Let’s put this in perspective.

 

The Red Sea is 221 miles wide and ~1,610 feet deep.

 

Nobody knows exactly where the Israelites crossed the Red Sea, and some experts try to speculate that it was a nearby lake, etc. that they crossed and not the sea itself.

 

However, given what historical evidence we have, the smallest likely crossing would have been the Gulf of Aqaba. It’s a large gulf at the northern tip of the Red Sea. Even this smallest possible crossing point is 15 miles wide and 6,070 feet (over a mile!) deep.

 

You couldn’t create a dry strip in a glass a couple inches wide and deep.

 

God immediately created a dry strip of land in the midst of a sea that was 15 miles wide and over a mile deep.

 

Think about it.

 

Since this miraculous element of God is hard to grasp, we as Christians often fall into two traps:

 

1) A god who can’t make it happen.

 

In this first scenario, we often try to bring God down to our level, instead of acknowledging that He operates at a level and in ways far beyond our understanding. We start to intuitively and perhaps even unknowingly ascribe to Him human attributes, like the ability to be in only one place at one time.

 

C.S. Lewis addresses this tendency in the Screwtape Letters: “I have known cases where the patient called his ‘God’ was actually located to the left and at the corner of the bedroom ceiling, or only inside his own head.” (Screwtape, speaking to Wormwood)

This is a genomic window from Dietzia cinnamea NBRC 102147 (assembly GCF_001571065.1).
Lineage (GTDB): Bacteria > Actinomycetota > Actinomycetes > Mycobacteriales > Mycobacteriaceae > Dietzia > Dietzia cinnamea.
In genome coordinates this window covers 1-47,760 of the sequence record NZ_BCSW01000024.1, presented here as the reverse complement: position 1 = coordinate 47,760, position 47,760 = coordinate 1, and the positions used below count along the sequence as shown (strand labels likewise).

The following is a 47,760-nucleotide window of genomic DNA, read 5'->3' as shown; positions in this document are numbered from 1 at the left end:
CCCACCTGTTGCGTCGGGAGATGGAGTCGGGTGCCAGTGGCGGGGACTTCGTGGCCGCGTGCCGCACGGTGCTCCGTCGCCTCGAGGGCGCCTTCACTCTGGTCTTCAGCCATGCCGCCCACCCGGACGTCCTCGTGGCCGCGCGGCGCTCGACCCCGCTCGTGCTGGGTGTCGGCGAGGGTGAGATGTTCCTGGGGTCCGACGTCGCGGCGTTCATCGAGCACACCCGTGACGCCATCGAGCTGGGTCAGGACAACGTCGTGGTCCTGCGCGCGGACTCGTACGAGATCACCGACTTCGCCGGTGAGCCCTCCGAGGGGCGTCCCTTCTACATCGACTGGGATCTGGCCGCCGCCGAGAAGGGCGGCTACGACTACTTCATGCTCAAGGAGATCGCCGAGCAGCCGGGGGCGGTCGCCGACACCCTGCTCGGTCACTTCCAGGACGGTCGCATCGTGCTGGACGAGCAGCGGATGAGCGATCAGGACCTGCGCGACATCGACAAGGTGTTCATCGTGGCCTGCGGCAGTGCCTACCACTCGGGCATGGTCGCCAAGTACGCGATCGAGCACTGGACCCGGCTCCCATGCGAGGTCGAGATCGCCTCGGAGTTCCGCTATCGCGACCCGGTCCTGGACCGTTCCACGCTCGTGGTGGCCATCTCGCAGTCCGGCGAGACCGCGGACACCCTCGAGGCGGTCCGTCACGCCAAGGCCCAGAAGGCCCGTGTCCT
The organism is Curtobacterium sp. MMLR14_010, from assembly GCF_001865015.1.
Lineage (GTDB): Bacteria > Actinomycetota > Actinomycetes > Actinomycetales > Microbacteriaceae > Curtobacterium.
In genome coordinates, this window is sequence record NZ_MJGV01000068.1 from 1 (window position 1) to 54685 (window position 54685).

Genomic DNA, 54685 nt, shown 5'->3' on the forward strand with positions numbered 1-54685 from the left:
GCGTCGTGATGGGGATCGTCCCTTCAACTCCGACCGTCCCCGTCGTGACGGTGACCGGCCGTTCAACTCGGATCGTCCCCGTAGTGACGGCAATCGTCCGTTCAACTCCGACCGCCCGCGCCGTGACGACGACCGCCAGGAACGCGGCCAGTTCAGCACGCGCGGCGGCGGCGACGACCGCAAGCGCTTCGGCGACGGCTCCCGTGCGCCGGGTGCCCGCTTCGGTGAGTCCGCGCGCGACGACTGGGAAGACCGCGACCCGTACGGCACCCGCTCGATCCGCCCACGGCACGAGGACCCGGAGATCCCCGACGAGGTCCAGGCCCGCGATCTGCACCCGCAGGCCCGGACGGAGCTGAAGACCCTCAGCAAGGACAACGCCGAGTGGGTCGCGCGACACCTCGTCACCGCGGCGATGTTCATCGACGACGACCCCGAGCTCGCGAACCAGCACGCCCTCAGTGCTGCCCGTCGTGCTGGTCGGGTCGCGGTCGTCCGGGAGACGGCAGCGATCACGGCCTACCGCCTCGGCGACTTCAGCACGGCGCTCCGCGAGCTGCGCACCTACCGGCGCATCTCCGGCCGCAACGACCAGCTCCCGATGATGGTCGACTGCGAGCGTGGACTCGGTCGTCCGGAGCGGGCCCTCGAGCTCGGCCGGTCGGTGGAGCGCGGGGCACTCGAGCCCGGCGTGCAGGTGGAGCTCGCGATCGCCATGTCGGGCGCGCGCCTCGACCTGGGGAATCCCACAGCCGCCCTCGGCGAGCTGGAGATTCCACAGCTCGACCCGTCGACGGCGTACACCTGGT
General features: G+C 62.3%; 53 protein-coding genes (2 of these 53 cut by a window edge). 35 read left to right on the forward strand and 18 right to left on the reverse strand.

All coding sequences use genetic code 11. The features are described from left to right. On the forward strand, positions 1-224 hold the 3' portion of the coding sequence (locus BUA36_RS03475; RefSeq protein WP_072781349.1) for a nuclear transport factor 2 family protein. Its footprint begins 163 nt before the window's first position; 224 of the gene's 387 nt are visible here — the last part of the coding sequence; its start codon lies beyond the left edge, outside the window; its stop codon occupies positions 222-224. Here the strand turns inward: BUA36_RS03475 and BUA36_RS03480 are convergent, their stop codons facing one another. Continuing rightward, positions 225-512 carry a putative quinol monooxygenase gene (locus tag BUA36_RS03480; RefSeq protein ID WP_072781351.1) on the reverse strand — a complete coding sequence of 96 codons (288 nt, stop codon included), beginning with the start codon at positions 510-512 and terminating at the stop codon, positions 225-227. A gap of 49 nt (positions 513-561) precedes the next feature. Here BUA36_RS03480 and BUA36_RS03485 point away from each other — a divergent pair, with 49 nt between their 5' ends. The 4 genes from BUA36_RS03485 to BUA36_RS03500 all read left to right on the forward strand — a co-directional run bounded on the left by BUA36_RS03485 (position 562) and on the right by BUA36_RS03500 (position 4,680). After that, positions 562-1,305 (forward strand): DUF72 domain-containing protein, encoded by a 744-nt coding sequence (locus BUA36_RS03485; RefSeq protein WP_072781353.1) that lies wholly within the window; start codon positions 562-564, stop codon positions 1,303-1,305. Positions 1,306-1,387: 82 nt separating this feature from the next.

We stop seeing him as the almighty and start to see Him as “limited”. This directly affects our ability to trust in Him. If we limit our perspective of who God is to just what we can understand, we start to put Him in a box of our own manufacturing.

 

We start to think logically. We perhaps still pray about big things, but also start to work on our own contingency plans. Maybe even praying to Him about these things becomes an afterthought instead of the main approach.

 

On the other end of the spectrum, this scenario could cause us to limit Him to the god of stoplights and subways and small things don’t really matter. It may be, “Oh God, please help this stoplight to change…now!” or some such thing.

 

Now, don’t misunderstand me – praying about stoplights and subways is perfectly great. In fact, God wants us to go to Him with everything. But falling into a flippant mentality because we have put Him in a box, or don’t wield prayer as the weapon it should be in our lives—that’s when we’ve got trouble.

 

 

2) A god who can’t relate